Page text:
Nonetheless, if you do choose to create your own, here are six of the most important and basic sections of information that every privacy policy should contain. Note that this is not a comprehensive list and can be customised as required. 



Step 1. Identify the Personal Information You Collect:  What data is being collected and why? 


In this section, you need to make clear what kind of personal data your application or organisation collects, and where it is collected. You should also explain why data collection at that specific point is needed. For example, if you have a monthly newsletter, you might explain that users’ names and email addresses are collected at the point of user registration for the purpose of adding them to the newsletter list. 


Due to the level of detail required in this section, it may be beneficial to review every part of your application or run an audit to determine exactly the point at which these different types of data are collected.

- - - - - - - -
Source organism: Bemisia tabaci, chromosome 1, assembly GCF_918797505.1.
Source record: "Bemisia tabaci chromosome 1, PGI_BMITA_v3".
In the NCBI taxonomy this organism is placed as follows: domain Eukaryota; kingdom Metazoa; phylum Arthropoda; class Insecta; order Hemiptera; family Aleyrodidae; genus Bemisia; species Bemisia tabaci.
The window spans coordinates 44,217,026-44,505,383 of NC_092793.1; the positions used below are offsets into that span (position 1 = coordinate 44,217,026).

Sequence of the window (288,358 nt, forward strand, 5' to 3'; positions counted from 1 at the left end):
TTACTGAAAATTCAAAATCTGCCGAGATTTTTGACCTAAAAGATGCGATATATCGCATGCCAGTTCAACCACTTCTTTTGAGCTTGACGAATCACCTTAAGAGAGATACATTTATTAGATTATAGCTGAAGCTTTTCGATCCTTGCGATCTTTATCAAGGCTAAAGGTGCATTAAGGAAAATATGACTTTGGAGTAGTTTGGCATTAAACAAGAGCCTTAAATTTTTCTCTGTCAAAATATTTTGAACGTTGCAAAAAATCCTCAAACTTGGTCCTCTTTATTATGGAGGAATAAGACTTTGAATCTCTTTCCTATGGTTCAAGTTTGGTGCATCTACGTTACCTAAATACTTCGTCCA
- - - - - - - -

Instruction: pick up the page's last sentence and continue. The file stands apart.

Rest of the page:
You should try to break down this information by using a list format. Make sure you are as detailed as possible, so users know what to expect whilst using your application.



Step 2.  Explain how is this data being collected? 


In addition to what type of data you plan to collect and at which specific points you plan to do so, you should explain how you want to collect this data. There are of course many ways data can be collected – via surveys, analytics, web tracking, IP addresses, etc. Some ways are less obvious than others – so it may be beneficial to divide this section into two; one addressing information that the user must ‘give’ and the other on the ways information is collected automatically or via third parties. 


Your privacy policy must be as technical and specific as possible – vague language is not ideal.



Step 3. Explain Your Purpose of Data Collection and Data Retention Policy: How will this information be used, and for how long?